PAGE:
US-Turkey rapprochement develops over northern Syria

US and Turkey develop greater understanding and cooperation addressing concerns over northern Syria, following visit by American delegation to Turkey led by US special envoy on ISIS

Photo by: AA
Photo by: AA

Updated Jul 28, 2015

Turkish media has reported that the US and Turkish governments have been developing a deeper mutual understanding and greater cooperation in dealing with each other’s concerns regarding northern Syria. It follows the visit of an American delegation to Turkey which was led by retired General John Allen who is President Barack Obama’s special envoy on ISIS.  

Turkey and the US-led anti-ISIS coalition forces have recently appeared to have disagreed over what their priorities should be in northern Syria, despite mostly sharing the same interests.

Turkey is concerned by the activities of the Democratic Union Party (PYD) in northern Syria along the Turkish border as much as it is concerned with the actions of ISIS and the Bashar al-Assad regime.

However, the US-led coalition has been highly supportive of the PYD’s activities against ISIS, which has been heavily bombarded by the coalition in coordination with attacks by the PYD march.

“As part of the international coalition in the fight against ISIL [ISIS], Turkey has long been working with its NATO ally, the United States. In the latest meetings, talks have been concerned with deepening these ties, and reinforcing cooperation and coordination were discussed,” Turkish Hurriyet Daily News (HDN) reported a Turkish official as saying after the meeting.

“Options for further intensification of this cooperation were also discussed, in light of recent developments in the region,” the official added.

US Undersecretary of Defense Christine Wormuth and Turkish Foreign Ministry Undersecretary Feridun Sinirlioglu also participated in the meetings, which reportedly took place over a period of more than eight hours on July 7 and the whole afternoon of July 8.

In addition, the US delegation held meetings with Turkish Armed Forces (TSK) and National Intelligence Agency (MIT) officials.

Turkish Daily Sabah newspaper reported on Wednesday that Turkish and US officials were “close to a deal” in terms of an agreement over the use of the the Incirlik military air base in the Turkish southern province of Adana by US-led coalition forces for military strikes against ISIS targets.

HDN reported, “An agreement [on the use of İncirlik] could be possible if we can agree on other terms as well,” according to an official.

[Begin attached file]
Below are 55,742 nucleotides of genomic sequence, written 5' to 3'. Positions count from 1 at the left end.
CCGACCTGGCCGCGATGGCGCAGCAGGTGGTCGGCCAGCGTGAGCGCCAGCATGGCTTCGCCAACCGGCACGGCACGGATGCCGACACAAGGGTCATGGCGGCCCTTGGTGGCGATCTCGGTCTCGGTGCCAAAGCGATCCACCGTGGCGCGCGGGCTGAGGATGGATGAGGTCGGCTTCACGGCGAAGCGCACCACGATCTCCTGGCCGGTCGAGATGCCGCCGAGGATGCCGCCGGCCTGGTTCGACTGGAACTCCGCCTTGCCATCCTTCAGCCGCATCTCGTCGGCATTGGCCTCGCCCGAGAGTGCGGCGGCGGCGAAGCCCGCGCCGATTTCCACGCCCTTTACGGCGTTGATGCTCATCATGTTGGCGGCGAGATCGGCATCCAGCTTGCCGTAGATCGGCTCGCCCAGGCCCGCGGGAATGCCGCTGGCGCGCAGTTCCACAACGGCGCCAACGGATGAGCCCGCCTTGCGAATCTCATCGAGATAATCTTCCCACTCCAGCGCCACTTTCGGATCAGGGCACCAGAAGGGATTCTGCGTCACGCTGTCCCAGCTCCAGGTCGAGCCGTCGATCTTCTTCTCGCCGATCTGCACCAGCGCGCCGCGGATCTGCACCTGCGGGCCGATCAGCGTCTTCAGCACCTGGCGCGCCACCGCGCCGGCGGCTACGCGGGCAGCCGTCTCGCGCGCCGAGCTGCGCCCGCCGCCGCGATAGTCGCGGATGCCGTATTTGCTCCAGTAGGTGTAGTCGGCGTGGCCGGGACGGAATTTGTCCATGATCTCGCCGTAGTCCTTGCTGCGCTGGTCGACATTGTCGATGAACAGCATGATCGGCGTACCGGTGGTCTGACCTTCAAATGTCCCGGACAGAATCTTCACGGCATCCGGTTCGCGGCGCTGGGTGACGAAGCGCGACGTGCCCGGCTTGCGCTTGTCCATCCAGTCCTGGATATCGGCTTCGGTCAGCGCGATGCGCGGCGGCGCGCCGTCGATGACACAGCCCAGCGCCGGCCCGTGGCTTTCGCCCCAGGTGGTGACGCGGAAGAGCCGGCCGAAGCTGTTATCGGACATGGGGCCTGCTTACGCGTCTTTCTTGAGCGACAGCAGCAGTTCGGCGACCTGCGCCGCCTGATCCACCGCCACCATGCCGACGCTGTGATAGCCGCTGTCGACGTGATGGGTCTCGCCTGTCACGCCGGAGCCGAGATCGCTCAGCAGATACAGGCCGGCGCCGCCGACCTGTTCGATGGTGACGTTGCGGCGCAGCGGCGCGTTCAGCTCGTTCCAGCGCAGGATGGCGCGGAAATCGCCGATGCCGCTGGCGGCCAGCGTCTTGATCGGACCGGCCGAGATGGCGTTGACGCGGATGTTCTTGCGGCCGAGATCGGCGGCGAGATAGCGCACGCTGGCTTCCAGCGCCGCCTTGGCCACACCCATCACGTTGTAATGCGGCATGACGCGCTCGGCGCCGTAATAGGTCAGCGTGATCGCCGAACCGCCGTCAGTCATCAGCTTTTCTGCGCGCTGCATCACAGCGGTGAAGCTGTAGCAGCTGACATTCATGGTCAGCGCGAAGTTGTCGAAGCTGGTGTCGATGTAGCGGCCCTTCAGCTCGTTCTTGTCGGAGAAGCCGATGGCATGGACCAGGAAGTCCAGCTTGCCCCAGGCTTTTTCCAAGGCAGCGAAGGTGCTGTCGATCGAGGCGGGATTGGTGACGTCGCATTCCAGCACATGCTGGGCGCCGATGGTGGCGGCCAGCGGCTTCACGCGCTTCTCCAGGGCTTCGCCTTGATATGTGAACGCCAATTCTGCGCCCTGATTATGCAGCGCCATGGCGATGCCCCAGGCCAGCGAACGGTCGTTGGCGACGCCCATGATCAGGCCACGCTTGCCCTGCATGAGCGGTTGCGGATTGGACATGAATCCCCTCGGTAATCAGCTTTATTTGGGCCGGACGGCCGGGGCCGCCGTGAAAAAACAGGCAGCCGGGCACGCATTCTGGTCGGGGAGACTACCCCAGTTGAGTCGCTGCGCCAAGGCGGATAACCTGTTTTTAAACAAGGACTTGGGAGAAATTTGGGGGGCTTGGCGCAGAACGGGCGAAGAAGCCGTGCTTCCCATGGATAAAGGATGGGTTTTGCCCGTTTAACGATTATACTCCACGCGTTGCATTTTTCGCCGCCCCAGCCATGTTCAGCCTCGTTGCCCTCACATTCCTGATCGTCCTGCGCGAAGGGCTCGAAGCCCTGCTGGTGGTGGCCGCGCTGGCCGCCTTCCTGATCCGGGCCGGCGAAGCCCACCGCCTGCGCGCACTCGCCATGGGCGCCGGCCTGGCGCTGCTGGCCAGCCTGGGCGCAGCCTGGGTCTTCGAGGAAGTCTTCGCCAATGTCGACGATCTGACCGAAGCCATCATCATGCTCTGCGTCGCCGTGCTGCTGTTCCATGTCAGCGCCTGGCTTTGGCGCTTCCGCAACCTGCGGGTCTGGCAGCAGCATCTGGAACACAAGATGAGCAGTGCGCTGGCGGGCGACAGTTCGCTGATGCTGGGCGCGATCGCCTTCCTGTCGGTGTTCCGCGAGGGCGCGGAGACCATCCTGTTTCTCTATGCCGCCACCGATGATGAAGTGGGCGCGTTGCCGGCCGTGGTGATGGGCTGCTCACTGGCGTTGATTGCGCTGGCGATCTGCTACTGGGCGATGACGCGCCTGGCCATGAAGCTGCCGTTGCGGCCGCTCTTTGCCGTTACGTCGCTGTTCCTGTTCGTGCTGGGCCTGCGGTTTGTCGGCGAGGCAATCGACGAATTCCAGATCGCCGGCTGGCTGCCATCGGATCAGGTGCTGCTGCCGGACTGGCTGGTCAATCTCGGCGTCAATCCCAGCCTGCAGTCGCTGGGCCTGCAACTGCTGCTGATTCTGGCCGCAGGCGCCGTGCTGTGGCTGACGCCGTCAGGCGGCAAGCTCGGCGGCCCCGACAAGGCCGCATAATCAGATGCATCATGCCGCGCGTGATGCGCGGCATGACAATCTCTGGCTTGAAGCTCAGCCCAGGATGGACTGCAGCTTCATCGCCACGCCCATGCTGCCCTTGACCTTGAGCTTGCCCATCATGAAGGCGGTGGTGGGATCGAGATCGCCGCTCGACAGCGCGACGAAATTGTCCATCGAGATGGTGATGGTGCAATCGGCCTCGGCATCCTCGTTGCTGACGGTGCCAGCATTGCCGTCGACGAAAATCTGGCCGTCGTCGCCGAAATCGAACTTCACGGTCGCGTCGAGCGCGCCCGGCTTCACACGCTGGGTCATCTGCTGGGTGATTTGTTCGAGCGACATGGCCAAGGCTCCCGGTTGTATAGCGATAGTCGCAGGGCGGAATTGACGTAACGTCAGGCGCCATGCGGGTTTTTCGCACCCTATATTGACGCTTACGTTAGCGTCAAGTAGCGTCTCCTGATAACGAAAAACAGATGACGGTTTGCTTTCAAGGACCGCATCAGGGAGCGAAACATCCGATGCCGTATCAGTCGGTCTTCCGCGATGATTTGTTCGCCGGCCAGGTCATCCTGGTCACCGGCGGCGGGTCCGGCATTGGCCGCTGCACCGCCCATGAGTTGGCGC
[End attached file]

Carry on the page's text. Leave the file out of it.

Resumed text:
As a token, Turkey has demanded the US government support the establishment of a safe zone in northern Syria by the TSK.  

The American delegation’s visit to Turkey has coincided with media reports that Ankara is planning to establish a safe zone along the 110-kilometre long Turkish border from Karkamis (Jarablus) to the Oncupinar [closer to Azez] border crossing at a depth of 28 kilometres to 33 kilometres and gave a directive to the TSK to take necessary measures.

The Turkish government is alarmed by both moves by ISIS near the Syrian towns of Azaz and Mare and the enlargement of the northern Kurdish enclaves under the control of the PYD along its border with Syria.  

Turkey recently raised concerns over its border security and the displacement of Turkmens and Arabs from Tel Abyad. Kurdish People’s Protection Units (YPG) and Free Syrian Army (FSA) forces captured the northern Syrian border district on June 15 with support of heavy coalition air strikes.

Tel Abyad is located between the PYD declared Kobane and Jazira Kurdish “cantons,” and is of strategic importance because it commands the major trade and smuggling routes to Raqqa which is the first major city conquered by ISIS. After taking control of Tel Abyad, the PYD is now able to join both “cantons.”

The YPG is the militant wing of the PYD, which is considered by Turkey as the Syrian affiliate of the outlawed PKK. The PKK is recognised as a terrorist group by Turkey, the US and EU.

The American ambassador to Turkey, John Bass, recently announced that the US government has conveyed Turkish concerns regarding the territorial integrity of Syria and demographic changes in northern Syria - which are shared by the Obama administration - to the PYD’s leadership.

Pentagon spokesman Elissa Smith also said, “We treat any allegations [of ethnic cleansing] very seriously and have made clear to all actors that such behavior is unacceptable,” speaking in an interview with Anadolu Agency.

“[We] urge these groups to fulfill those public pledges, and will continue to encourage all forces in Tal Abyad to help set conditions for the return of refugees," she added.

She has also urged the PYD to administer the areas recently captured by the group inclusively and respect the rights of the local population.

Meanwhile, Turkey’s public diplomacy coordinator Cemalettin Hasimi has announced that preparations for a safe zone in northern Syria have been finished.

He said, “If developments along our Syrian border go on like this, the establishment of a safe zone could be inevitable.”

TRTWorld and agencies